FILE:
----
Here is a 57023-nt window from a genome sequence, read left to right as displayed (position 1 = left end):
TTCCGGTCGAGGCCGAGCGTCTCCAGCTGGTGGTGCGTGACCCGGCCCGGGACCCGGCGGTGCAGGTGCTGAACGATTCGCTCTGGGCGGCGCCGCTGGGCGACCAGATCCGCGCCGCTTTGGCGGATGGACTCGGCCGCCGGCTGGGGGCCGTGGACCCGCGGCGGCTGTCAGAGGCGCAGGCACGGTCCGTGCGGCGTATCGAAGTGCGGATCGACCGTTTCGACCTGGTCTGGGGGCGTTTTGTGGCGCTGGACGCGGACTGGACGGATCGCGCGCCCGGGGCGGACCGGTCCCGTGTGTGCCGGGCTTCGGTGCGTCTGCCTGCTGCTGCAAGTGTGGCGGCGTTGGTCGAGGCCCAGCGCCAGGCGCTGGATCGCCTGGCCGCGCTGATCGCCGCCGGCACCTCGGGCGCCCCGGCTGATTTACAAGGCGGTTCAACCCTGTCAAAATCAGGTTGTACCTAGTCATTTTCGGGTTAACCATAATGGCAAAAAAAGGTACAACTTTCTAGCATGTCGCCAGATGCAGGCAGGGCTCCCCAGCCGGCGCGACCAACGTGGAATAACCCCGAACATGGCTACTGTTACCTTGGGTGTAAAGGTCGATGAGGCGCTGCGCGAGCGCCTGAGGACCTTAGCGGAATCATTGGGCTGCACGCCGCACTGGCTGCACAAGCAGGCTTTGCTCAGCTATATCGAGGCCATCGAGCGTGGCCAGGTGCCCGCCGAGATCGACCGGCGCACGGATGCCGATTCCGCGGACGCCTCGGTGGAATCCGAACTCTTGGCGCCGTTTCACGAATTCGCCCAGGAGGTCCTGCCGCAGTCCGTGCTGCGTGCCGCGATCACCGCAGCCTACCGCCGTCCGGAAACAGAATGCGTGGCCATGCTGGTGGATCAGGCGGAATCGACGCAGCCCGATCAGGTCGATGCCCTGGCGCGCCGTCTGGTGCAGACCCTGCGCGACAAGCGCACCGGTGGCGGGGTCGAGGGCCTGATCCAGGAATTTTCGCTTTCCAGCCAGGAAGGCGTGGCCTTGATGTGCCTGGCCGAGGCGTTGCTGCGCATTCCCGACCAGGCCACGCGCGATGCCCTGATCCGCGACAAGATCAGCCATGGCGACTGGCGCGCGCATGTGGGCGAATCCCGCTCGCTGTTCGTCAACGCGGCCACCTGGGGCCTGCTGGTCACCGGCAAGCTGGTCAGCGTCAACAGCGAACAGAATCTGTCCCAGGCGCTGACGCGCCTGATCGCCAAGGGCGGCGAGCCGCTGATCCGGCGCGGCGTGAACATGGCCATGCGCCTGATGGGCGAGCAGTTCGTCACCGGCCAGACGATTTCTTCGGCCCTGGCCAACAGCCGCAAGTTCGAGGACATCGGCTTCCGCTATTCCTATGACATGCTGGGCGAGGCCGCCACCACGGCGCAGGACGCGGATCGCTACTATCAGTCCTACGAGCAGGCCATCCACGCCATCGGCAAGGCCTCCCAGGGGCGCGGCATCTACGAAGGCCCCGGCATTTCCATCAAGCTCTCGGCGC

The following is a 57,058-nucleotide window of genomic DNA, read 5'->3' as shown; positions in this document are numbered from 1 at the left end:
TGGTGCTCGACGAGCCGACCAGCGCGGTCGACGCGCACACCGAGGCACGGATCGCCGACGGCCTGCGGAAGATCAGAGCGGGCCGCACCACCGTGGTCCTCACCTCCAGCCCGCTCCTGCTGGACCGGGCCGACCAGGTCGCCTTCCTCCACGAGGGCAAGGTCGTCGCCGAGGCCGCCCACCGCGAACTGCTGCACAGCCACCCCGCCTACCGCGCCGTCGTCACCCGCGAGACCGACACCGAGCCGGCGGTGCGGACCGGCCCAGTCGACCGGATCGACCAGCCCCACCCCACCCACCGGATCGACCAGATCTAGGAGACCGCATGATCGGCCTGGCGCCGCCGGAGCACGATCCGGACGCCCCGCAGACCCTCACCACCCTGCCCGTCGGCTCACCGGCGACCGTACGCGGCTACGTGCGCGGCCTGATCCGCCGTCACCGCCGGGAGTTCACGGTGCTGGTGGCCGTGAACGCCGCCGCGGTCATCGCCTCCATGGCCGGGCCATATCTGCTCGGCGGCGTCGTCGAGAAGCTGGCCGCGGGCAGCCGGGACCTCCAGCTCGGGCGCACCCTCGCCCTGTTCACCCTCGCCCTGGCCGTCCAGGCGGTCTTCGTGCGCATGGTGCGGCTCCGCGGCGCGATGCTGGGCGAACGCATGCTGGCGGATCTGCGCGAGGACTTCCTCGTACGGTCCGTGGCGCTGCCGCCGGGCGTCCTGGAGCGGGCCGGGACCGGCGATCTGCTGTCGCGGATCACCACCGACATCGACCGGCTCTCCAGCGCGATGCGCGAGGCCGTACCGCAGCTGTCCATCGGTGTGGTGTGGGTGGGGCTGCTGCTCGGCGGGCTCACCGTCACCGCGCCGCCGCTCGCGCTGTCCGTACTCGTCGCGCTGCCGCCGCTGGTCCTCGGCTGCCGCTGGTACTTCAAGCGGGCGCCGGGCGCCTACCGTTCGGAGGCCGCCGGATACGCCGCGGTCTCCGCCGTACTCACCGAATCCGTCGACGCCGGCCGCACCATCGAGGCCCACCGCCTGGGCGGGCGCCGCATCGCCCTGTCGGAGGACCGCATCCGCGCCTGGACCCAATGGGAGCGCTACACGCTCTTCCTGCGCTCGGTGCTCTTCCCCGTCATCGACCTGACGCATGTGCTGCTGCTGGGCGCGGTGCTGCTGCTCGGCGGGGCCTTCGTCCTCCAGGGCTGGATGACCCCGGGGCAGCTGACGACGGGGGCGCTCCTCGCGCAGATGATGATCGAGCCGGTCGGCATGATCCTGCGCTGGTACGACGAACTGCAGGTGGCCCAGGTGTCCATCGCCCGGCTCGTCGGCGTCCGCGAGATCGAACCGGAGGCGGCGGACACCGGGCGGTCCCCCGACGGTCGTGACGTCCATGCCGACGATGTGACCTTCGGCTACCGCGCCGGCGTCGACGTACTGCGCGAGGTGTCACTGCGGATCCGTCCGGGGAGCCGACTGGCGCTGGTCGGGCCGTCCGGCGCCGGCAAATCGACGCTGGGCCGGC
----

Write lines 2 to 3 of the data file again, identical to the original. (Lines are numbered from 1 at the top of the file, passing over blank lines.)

TTCCGGTCGAGGCCGAGCGTCTCCAGCTGGTGGTGCGTGACCCGGCCCGGGACCCGGCGGTGCAGGTGCTGAACGATTCGCTCTGGGCGGCGCCGCTGGGCGACCAGATCCGCGCCGCTTTGGCGGATGGACTCGGCCGCCGGCTGGGGGCCGTGGACCCGCGGCGGCTGTCAGAGGCGCAGGCACGGTCCGTGCGGCGTATCGAAGTGCGGATCGACCGTTTCGACCTGGTCTGGGGGCGTTTTGTGGCGCTGGACGCGGACTGGACGGATCGCGCGCCCGGGGCGGACCGGTCCCGTGTGTGCCGGGCTTCGGTGCGTCTGCCTGCTGCTGCAAGTGTGGCGGCGTTGGTCGAGGCCCAGCGCCAGGCGCTGGATCGCCTGGCCGCGCTGATCGCCGCCGGCACCTCGGGCGCCCCGGCTGATTTACAAGGCGGTTCAACCCTGTCAAAATCAGGTTGTACCTAGTCATTTTCGGGTTAACCATAATGGCAAAAAAAGGTACAACTTTCTAGCATGTCGCCAGATGCAGGCAGGGCTCCCCAGCCGGCGCGACCAACGTGGAATAACCCCGAACATGGCTACTGTTACCTTGGGTGTAAAGGTCGATGAGGCGCTGCGCGAGCGCCTGAGGACCTTAGCGGAATCATTGGGCTGCACGCCGCACTGGCTGCACAAGCAGGCTTTGCTCAGCTATATCGAGGCCATCGAGCGTGGCCAGGTGCCCGCCGAGATCGACCGGCGCACGGATGCCGATTCCGCGGACGCCTCGGTGGAATCCGAACTCTTGGCGCCGTTTCACGAATTCGCCCAGGAGGTCCTGCCGCAGTCCGTGCTGCGTGCCGCGATCACCGCAGCCTACCGCCGTCCGGAAACAGAATGCGTGGCCATGCTGGTGGATCAGGCGGAATCGACGCAGCCCGATCAGGTCGATGCCCTGGCGCGCCGTCTGGTGCAGACCCTGCGCGACAAGCGCACCGGTGGCGGGGTCGAGGGCCTGATCCAGGAATTTTCGCTTTCCAGCCAGGAAGGCGTGGCCTTGATGTGCCTGGCCGAGGCGTTGCTGCGCATTCCCGACCAGGCCACGCGCGATGCCCTGATCCGCGACAAGATCAGCCATGGCGACTGGCGCGCGCATGTGGGCGAATCCCGCTCGCTGTTCGTCAACGCGGCCACCTGGGGCCTGCTGGTCACCGGCAAGCTGGTCAGCGTCAACAGCGAACAGAATCTGTCCCAGGCGCTGACGCGCCTGATCGCCAAGGGCGGCGAGCCGCTGATCCGGCGCGGCGTGAACATGGCCATGCGCCTGATGGGCGAGCAGTTCGTCACCGGCCAGACGATTTCTTCGGCCCTGGCCAACAGCCGCAAGTTCGAGGACATCGGCTTCCGCTATTCCTATGACATGCTGGGCGAGGCCGCCACCACGGCGCAGGACGCGGATCGCTACTATCAGTCCTACGAGCAGGCCATCCACGCCATCGGCAAGGCCTCCCAGGGGCGCGGCATCTACGAAGGCCCCGGCATTTCCATCAAGCTCTCGGCGC

The following is a 57,058-nucleotide window of genomic DNA, read 5'->3' as shown; positions in this document are numbered from 1 at the left end: